Aged Chhaang

chhaangChhaang is the refreshingly tart, lightly-alcoholic drink popular in Tibet and Nepal. It seems to be a close relative of rice wine, although it can be made from rice, millet or barley, whatever’s handy. As I understand it, Tibetan chhaang is usually made from rice, and Nepali chhaang from millet. In the “whatever’s handy” spirit I used rice, millet, barley and wheat.

The fermenting agent in the Himalayas is a mysterious ingredient known in English as “yeast balls.” Evidently these are highly revered, and perhaps passed down in the family, though they are said to be available in ethnic grocery stores. I tried to find a source for them through the internet, and a Chinese variety is now manufactured by Toronto’s Onto Yeast Company. A bag sufficient for 10 liters of rice wine—if my simplified Chinese translation can be trusted—costs about $10. Sous Chef also sells a smaller bag online at considerably less cost, depending on where they ship to.

According to my research, Himalayan yeast balls are made with local ginger, grain flour, and water. The ginger is said to have the necessary organisms residing on it’s skin–yeast and Aspergillus oryzae . This fungus is able to convert the starches in grains into sugars without the need to sprout or malt them, and is used to ferment soy beans for tamari, and rice for sake.

I tried mixing shredded store-bought organic ginger with barley flour and water, formed this into cakes and proofed them for 3 days under a damp cloth. I got a smelly mess. I guess the ginger just isn’t the same. Probably too clean for one thing. So instead I steamed some rice, added koji-kin, and made myself a moto starter as I would for sake.

I mixed mold-coated rice with Windsor Ale yeast, known for its estery, fruity contribution to a brew. After three days this starter was nicely soupy, and so I added a culture of two strains of lactobacillus bacteria and let it ferment for another day.

The main mash consisted of malted barley, to which was added pearl barley, millet, rice and dark wheat, all of which had been boiled for 20 minutes in a ginger-root tea. This was mashed for two hours and cooled to room temperature. The moto starter went into the mash soup with all the grains, and fermented for three days.

Traditionally, the mash would at this point be placed in a bowl or mug, warm water poured over, and the drink sipped through a bamboo straining straw. More water would go in until the drink was too weak to continue. Because I wanted to keep the chhaang for a while, I strained it, bottled it, and kept these bottles refrigerated. At this time the chhaang has been aging cold for about 2 years.

Aged Chhaang is a dark creamy color, opaque and has a nice layer of bubbles on the surface. The moto/koji/sake aroma is very prominent. It is very slightly sweet, with a mostly tart flavor. Sugar may be added to taste. Full-bodied and lightly carbonated, it finishes with a mouthwatering tang. I don’t know what Nepalese chhaang tastes like, but this one is certainly an interesting and mildly inebriating beverage. I would be proud to serve it to a visiting yeti.

Oaked Burton Ale

Oaked Burton This is a heavy one, and definitely a keeper. I wanted a barley-wine-style ale that I could age for ten years, to see how it develops. Oaked Burton was brewed in August, 2008, and it’s maturing very well.

My original tribute to the legendary Ballantine Burton Ale, Oaked Burton derives its name from the tincture, made from a half-ounce of home-toasted oak chips soaked in Everclear, which was added to the secondary fermenter. Significantly, this addition boosts the ABV by almost a point, to about 9.4%.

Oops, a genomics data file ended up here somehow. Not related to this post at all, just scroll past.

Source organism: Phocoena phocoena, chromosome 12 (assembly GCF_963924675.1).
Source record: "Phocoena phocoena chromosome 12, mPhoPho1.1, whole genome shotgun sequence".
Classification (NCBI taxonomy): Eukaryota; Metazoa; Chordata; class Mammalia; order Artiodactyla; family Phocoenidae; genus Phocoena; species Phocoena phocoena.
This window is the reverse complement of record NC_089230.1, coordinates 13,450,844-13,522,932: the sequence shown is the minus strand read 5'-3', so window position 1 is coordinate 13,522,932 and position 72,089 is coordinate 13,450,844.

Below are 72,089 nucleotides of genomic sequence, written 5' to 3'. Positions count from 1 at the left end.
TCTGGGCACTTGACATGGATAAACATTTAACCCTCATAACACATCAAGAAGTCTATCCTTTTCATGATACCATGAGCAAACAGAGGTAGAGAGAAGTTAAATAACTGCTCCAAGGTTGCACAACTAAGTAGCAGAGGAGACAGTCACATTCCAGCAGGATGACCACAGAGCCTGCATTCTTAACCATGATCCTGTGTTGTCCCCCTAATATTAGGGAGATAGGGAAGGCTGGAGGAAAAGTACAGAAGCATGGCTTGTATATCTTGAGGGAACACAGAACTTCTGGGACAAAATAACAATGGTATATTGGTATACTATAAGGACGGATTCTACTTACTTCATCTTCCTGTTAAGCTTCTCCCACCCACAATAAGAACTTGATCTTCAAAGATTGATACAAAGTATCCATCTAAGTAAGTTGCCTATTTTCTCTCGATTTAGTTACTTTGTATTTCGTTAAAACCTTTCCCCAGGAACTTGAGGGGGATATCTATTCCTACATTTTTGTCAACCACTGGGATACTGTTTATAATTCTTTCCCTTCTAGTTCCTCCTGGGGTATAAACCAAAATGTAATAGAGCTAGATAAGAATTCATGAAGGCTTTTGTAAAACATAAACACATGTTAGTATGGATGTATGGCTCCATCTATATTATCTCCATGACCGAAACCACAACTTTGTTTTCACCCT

Oaked Burton is a partial-mash brew that is based on Munton light DME. The mash was 2-row pale barley malt, with additions of four kinds of crystal malt, English brown malt, chocolate and black malts, and roasted barley. Burton salts and gray sea salt went into the boiling water. Maltodextrin adds body. To further boost body and alcoholic content, I added Lyle’s Golden Syrup and Malawi demerara sugar.

Hopped with Northern Brewer bittering, Golding flavor and Fuggle aroma varieties, it is only moderately bitter, with the malt components dominating its profile. The excellent White Labs’ WLP023 Burton Ale yeast contributed its uniquely mild fruity character.

Oaked Burton pours a medium brown with hints of gold; almost an extreme amber. It has a tan, long-lasting head that leaves very little lacing on the glass. The aroma is malty, with hints of oak. The taste is of malt, with caramel, almonds and dark fruit like plum. Roasted grain, oak, and mild alcohol dance in the background. It finishes with a hoppy tang, oaky astringency and an alcoholic warmness.

No one is going to age a commercial beer for ten years these days. The era of the ancient barrel-aged Ballantine is over. But a home-brewer can certainly put a few bottles away for five years, and ten is only double that and well worth the wait–if you’ve got some West Coast Amber to tide you over in the meantime.

Ashwagandha Ale

Ashwagandha Ale Sometimes when I am browsing the web site of an herb merchant, a name strikes me as interesting. At Wild Weeds I came across Ashwagandha root. An intriguing name that sounded rather Ayurvedic, I looked into its properties. It turns out ashwagandha has some well-documented health advantages.

That’s a nice side-benefit, but for my purposes I was interested in the taste. I found that Ashwaghandha tastes quite a bit like ginseng, and indeed, it is sometimes called Indian ginseng. It’s also called “poison gooseberry” because it is a member of the nightshade family, but then so are potatoes. The poisonous alkaloids of these plants are concentrated in the leaves, flowers and stems. Ashwagandha’s taste reminded me of that of another root I had on hand, Astragalus, one of the 50 basic components of traditional Chinese medicine, where it is called huáng qí. I use astragalus in the winter to ward off colds, but here I thought was an opportunity to make an interesting soft drink like ginger ale.